Last year, I had the privilege of volunteering for Buckner International, specifically working with their ministry on the Texas border. This October, I hope to return and so have tried to keep up my Spanish. I discovered that the Spanish word for refuge is very similar, refugio. A few weeks into the pandemic, I checked in with Dr. Albert Reyes, CEO of Buckner. I also told him that I was praying Psalm 91 for those whom Buckner cared for around the world, especially that they would feel God’s sheltering refuge for them.
Unbeknownst to me, Reyes shared with me that there’s a tiny town in south Texas named Refugio and that his mother was actually born there in 1933. His family migrated from Mexico to Refugio to seek a better life and my reference to the word had caused him to think of Deuteronomy 33:27: “The eternal God is your refuge, and underneath are the everlasting arms.” The city of Refugio was a physical place of safety for Reyes’ family. He says, “Cities can be places of refuge used by the eternal God. Today, we shelter in our homes during COVID-19, and we shelter under his everlasting arms for protection, provision and the promise of hope.”
After this exchange with Reyes, my meditation on Psalm 91, especially the word refugio, which I had said in English umpteenth times before, took on a whole new meaning.
As the pandemic swept onward and Dallas began enforcing shelter-in-place, I reached out to a few local colleagues who lead housing or frontline nonprofit organizations. I couldn’t imagine the seismic challenge to keep their clients sheltered, safe and fed during the outbreak. I inquired about their needs and also whether their idea of the word shelter had shifted.
FROM AN OVERNIGHT TO A 24/7 SHELTER
Previously, Austin Street Center was an overnight emergency shelter for homeless adults, but because of the pandemic it is now a 24/7 shelter. I had seen pictures on social media of CEO Daniel Roby disinfecting beds, preparing for new arrivals. I knew he is a person of strong faith and reached out. Roby said, “For me, at its core, the word ‘shelter’ means a safe place. This verse comes to mind: ‘Because the poor are plundered and the needy groan, I will now arise,’ says the Lord. ‘I will protect them from those who malign them’” (Ps. 12:5).
Safe housing is paramount during the virus outbreak, and yet Roby believes that shelter is more than a roof and a bed:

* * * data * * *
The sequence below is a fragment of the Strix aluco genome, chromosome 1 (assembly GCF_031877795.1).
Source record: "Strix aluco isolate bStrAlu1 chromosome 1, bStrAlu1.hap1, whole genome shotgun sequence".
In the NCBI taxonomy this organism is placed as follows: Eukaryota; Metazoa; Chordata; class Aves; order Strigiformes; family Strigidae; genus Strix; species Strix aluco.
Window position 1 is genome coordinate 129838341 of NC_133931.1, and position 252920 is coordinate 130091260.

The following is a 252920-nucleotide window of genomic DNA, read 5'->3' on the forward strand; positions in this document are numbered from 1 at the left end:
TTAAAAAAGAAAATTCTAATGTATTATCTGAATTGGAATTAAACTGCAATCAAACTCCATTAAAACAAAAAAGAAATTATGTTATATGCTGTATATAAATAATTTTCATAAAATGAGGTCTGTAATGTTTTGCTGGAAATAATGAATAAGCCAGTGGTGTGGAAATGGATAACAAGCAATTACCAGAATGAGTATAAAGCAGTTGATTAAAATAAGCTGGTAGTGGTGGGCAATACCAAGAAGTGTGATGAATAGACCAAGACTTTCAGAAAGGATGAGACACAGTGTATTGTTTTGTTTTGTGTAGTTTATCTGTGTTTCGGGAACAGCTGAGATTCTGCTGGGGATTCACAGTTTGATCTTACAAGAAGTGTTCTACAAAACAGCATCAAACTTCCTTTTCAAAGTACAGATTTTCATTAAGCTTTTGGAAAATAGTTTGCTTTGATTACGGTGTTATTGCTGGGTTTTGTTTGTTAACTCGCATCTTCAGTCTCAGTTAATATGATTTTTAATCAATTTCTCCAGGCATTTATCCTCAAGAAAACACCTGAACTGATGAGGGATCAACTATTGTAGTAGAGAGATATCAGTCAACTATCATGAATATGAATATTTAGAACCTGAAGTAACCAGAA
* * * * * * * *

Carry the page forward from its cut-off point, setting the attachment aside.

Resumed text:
“One thing God does is shelter our hearts. He understands that we are all ‘lost,’ all ‘homeless,’ all ‘sheep without a Shepherd.’ Only with him do we have a home. He restores our dignity. It is being safe, so that we can begin to see clearly again. It is indeed the only place.”
I also reached out to Kim Robinson, CEO of New Friends New Life, that works with formerly trafficked girls and sexually exploited women and children. For Robinson, the word shelter makes her thinks of the hundreds of women and girls who walk through their doors every day to find safety, healing and strength. In this crisis, Robinson said, “We are ‘sheltering’ survivors by enabling them to make peace with their past and chart a new course for their future.”
SHELTERING EXPOSES PRIVILEGE
During the start of the school closings, I was in my front yard with my granddaughters, watching them draw a sidewalk chalk maze for the neighborhood kids. A car that I didn’t recognize parked across the street. A young man stepped out of the car, then brought out a baby and a diaper bag. He went inside the house and came back out then drove off without the baby. My initial thought was, That is not social distancing! Why are you bringing a new person into my neighbor’s house?
Later that day, I read a tweet proposing that the terms “shelter-in-place” and “social distancing” are for the privileged. It implies that you can afford to stay home. It infers the luxury to live in a house with only your family. The revelation hit me hard: I was blind to my own privilege. Many people, perhaps like my neighbor’s friend—whose daycare probably closed, and yet he had to go to work—are stuck with the dilemma. My neighbor chose to be a safe refuge for this dad.
I also discovered that for some leaders of housing organizations, the word “shelter” is not a comfort. Instead, it stirs up questions about and frustrations toward the church.